Lacey [00:07:19] Tim is a douche and that’s fun is so you got it. You got to find a better word because to me it’s him being a smart ass. 

Alex [00:07:29] Yeah. I like him and I want to keep him for this reason alone. It’s dry and I love good dry humor. 

Lacey [00:07:35] But, you know, I think he’s talking to Venkat and. When it comes up and says, you know anything to him because they’re waiting to get a response and Tim says totally, but we’re staying at this black screen because it’s way more interesting than pictures from Mars. 

Lacey [00:07:53] And I feel like if you’re an NCIS fan, that’s where he would get swatted in the back of the head, or if your grandpa does that. Um, this is where this is where Tim would get swatted. And anyway, I just. I enjoyed that. Yeah, yeah, yeah. 

Alex [00:08:10] So one of the things that, you know, we’ve talked over and over throughout The Martian about things that are sort of fun challenges, things that are oh, that’s a that’s a fun kind of world to play. And a little bit how do you make water? How do you grow food, you know, these sorts of things. 

Alex [00:08:24] And for me, communicating through the camera falls into that category like you’ve got a camera. It can rotate 360 degrees. They can obviously see you. So one way of communication is taken care of, but how do you get a message back?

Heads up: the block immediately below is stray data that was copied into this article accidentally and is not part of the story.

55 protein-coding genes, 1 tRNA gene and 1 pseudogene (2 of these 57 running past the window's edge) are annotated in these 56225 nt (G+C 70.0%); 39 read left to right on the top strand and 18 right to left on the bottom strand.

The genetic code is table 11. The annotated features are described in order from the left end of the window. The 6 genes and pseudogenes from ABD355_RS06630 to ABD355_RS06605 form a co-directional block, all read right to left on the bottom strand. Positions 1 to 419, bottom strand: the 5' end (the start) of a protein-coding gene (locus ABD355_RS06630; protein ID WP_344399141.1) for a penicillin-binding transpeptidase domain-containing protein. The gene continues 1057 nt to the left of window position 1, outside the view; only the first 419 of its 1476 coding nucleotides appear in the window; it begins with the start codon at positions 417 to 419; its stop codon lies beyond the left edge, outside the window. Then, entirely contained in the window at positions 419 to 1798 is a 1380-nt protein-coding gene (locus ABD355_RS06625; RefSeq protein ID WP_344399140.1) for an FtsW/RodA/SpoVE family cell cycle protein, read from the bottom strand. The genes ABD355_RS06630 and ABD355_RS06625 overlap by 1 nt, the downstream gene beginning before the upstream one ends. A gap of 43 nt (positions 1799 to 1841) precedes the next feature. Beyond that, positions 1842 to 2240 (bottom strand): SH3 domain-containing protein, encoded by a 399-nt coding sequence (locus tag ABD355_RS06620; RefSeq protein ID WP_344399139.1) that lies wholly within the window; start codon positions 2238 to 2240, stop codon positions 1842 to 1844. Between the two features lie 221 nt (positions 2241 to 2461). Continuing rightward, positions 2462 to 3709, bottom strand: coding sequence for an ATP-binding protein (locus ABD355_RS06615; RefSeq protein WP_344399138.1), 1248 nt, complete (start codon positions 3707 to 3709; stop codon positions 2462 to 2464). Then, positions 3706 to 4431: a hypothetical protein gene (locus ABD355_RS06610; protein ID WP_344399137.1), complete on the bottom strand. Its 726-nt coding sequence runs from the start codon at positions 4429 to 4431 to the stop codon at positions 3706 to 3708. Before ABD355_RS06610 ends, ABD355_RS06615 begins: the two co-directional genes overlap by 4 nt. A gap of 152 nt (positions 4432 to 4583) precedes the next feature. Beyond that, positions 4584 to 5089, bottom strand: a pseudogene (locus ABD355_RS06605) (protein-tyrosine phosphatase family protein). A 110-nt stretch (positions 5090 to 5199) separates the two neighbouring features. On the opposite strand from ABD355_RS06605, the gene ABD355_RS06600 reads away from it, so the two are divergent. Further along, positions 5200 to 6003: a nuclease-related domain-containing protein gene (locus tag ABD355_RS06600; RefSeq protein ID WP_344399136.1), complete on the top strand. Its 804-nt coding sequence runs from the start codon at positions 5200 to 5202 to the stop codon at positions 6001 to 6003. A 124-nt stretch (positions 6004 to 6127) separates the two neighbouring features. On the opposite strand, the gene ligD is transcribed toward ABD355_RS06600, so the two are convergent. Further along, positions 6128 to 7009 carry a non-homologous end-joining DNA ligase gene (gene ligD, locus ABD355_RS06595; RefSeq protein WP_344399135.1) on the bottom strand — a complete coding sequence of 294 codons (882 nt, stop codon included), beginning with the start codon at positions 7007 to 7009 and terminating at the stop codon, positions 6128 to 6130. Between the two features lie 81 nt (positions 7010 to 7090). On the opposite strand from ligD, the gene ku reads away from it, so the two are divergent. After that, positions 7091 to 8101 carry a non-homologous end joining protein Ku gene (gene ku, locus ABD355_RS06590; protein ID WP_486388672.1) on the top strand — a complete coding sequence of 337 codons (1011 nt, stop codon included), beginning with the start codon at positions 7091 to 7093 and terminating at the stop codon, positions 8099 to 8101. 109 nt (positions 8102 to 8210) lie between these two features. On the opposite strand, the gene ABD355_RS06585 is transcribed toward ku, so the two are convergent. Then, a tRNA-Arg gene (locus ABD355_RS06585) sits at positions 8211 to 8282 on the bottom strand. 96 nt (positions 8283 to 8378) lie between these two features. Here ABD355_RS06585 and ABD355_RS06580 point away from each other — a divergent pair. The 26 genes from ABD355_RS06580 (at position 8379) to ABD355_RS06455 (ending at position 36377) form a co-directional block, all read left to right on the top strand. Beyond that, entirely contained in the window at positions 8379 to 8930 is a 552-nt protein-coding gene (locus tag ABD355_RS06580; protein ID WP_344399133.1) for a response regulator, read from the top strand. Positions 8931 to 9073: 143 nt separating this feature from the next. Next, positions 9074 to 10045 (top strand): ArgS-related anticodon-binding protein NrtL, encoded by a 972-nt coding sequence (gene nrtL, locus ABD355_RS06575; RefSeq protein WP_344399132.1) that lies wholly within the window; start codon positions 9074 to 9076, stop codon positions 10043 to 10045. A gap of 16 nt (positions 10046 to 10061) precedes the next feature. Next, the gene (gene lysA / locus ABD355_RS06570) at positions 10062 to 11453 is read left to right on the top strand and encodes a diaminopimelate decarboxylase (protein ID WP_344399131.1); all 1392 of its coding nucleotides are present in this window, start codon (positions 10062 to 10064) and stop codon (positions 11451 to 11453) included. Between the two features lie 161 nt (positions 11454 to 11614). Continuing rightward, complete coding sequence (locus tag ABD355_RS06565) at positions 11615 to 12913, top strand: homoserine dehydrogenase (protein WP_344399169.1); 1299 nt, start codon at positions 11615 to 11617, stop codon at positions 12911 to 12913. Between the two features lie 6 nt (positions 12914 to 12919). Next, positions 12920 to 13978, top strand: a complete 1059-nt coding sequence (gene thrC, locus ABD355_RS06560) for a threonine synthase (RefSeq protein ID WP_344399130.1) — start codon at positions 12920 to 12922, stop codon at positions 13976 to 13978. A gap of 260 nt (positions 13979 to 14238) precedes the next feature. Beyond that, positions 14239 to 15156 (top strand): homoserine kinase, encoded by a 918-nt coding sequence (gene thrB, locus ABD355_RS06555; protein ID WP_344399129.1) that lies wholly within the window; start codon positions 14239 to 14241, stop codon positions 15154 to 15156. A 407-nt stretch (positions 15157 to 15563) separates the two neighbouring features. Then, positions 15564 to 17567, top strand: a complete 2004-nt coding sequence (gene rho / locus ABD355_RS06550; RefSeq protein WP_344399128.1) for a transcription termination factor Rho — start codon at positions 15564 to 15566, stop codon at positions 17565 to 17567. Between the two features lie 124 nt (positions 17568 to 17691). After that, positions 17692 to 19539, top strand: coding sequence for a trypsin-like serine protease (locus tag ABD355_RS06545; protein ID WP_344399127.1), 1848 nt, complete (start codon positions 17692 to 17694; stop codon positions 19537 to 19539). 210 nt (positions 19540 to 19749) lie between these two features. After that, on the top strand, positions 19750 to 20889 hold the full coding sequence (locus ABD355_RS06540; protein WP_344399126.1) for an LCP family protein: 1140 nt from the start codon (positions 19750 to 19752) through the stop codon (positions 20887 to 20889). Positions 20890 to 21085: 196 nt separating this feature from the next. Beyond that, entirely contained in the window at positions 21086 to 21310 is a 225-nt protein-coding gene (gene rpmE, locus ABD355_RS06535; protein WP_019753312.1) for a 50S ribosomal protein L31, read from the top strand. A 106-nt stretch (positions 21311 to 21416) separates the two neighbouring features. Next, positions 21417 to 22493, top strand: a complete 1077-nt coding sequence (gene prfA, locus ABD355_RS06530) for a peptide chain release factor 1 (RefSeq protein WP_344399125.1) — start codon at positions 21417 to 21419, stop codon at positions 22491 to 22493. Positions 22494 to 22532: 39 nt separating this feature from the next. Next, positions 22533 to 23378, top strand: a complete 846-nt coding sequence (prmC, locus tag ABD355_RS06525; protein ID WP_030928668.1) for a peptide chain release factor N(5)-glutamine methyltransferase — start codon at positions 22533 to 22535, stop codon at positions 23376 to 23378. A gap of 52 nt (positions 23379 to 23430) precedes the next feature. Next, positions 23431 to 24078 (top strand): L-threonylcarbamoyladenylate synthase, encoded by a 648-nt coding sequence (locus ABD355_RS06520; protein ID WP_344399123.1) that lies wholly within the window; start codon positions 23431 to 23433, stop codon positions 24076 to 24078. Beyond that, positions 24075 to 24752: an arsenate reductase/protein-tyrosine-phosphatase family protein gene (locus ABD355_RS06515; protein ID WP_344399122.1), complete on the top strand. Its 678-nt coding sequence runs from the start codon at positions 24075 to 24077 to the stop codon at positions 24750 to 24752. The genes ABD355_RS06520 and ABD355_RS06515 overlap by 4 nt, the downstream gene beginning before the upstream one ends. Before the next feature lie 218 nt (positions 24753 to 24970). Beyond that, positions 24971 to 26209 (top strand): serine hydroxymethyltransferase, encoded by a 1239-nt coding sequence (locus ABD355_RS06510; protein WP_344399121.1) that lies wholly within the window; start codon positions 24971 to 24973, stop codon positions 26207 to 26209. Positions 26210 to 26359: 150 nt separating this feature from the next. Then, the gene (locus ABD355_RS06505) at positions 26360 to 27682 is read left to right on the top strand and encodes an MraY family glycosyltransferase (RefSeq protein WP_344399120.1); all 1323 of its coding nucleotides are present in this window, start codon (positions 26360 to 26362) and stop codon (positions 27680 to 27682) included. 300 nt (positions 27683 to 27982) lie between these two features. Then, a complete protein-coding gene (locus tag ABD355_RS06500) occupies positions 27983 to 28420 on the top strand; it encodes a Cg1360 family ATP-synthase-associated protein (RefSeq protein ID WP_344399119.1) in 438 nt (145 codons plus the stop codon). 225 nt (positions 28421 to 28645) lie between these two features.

Alex [00:08:39] The camera turns, that’s all go. 

Alex [00:08:43] And it’s fun to watch him sort of walk through. Well, I could put little letters around, but then that would be a lot of letters. So, you know, and sort of playing with all these different ways of doing it before he finally settles on the one that he does. 

Lacey [00:08:56] I personally am right before that. Like, you know, he’s he asks them a question about like, can they. Are you reading or are you reading me, you know, and they can point at yes or no and he’s very excited about the yes because this is the most exciting yes. Since prom night. And I about lost my mind when I read that. First of all, so funny. Second of all, I was like, yes, get some makhaya nerd like a part of me. That’s like, yes, yes, I want the nerds to get. This guy is a charming, nerdy guy making it work. And then of course, I want to know, did you get some money from me? Uh, I did not actually. Neither did I. I mean, I was I was pretty devout at the time, guys, so that wasn’t going to have to be fair.